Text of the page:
One of the very frustrating things is that the disk is constantly being spun up by reads and writes that are not part of file reads and writes that we are monitoring. We noticed that at the beginning of each test program, we were getting disk buffers requested before the read began. We realized this is b/c the open() system call often has to read inode/directory info from the disk. So I am attempting to create an openb() system call which will give a priority to the disk reads generated by open(). I also have implemented a default priority to use for buffers that are being read in by processes that have energy containers, but have not issued any bids, to prevent those processes from completely stalling.
My goal for the rest of the week is to clean up the read stuff and try to do a little experimentation and get some results with synthetic benchmarks. Carla wants me to compare currentcy consumed and execution time for test programs that I write when no bidding is implemented and when my read bids are implemented. I have to get with Heng so he can help me get a better feel for how to measure these things. And I have to change the amount of currentcy allocated each epoch. As it is, each process gets so much currentcy every epoch that it never waits b/c it can almost always meet the disk entry price by itself! There is lots to be done by Friday... I hope that I can get there.
After speaking with Carla about what I wanted to try and finish up by the end of this week, I have been pretty busy. I would really like to get some results back! I did implement an energy-aware openb() system call, although it is slightly more cumbersome than a regular open(). It works though, and that's what counts, right? I can't expect myself to know ALL the tricks after two weeks of kernel hacking, I suppose.
Yesterday, Carla and I talked about the type of situation to try to create in order to highlight the possible energy savings of the new read bids. I want to create a situation where there are several processes running at once, and the first ones have their reads delayed until the last process hits a read, and then the reads all sort of happen together, instead of being strung out in time. I am writing a read test program that mimics (hopefully) the action you might expect in a sort of slide show image viewer...where a large file is read in, and then there is a thinktime where nothing happens until the next file is read. I have a large picture file that I am copying numerous times in memory so that the same file is always being read in, just saved under a different name. It's not pretty, I know, but it will hopefully keep me from the problem of finding files to read that aren't already cached in memory.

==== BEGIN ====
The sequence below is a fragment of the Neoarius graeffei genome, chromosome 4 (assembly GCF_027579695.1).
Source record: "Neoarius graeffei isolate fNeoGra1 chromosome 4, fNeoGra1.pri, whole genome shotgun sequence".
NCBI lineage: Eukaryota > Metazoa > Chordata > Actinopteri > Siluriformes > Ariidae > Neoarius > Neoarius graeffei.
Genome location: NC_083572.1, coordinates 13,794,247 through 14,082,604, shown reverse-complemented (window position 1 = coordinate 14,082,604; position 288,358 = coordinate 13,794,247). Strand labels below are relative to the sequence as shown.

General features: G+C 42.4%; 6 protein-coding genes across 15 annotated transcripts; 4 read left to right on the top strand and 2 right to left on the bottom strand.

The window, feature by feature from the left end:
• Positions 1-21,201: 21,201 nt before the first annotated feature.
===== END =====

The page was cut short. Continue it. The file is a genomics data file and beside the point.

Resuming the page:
As I have been writing my test program, I'm finding it difficult to switch between kernel and user programming. It seemed like it would be simple to access the program's resource container, and find out how much currentcy it spent, right? I couldn't figure out why I was getting these error messages until I finally realized that I was trying to access kernel space data straight from a user program. Duh....that's not allowed. So I had to write a new system call just to access the data that I am trying to measure in the experiment. :( But it sure took me awhile to figure it out.
My last day...phew...wish I could've said that it was a blow-off day, but it certainly wasn't. I spent the entire day frantically working to try to get my experimental test programs to actually provide me with valid data about how much currentcy was being spent on the hard drive and how much time the programs were taking to execute. Much as I would love to say that I slid in just before the deadline, I didn't really end up with much in the way of results. So I actually have no proof that the bidding process that I implemented saves energy at all. This is frustrating to me because I feel like I am sort of coming away empty-handed from the project, without actually "accomplishing" anything. I have to keep reminding myself of how much I learned...both about linux and about myself...that's not exactly going away "empty-handed," per se. As someone who, as a rule, starts early and works slowly on programming projects, though, I understand why it was hard for me to cram my programming work into two weeks. Now back to cleaning and packing....Ahhh!!!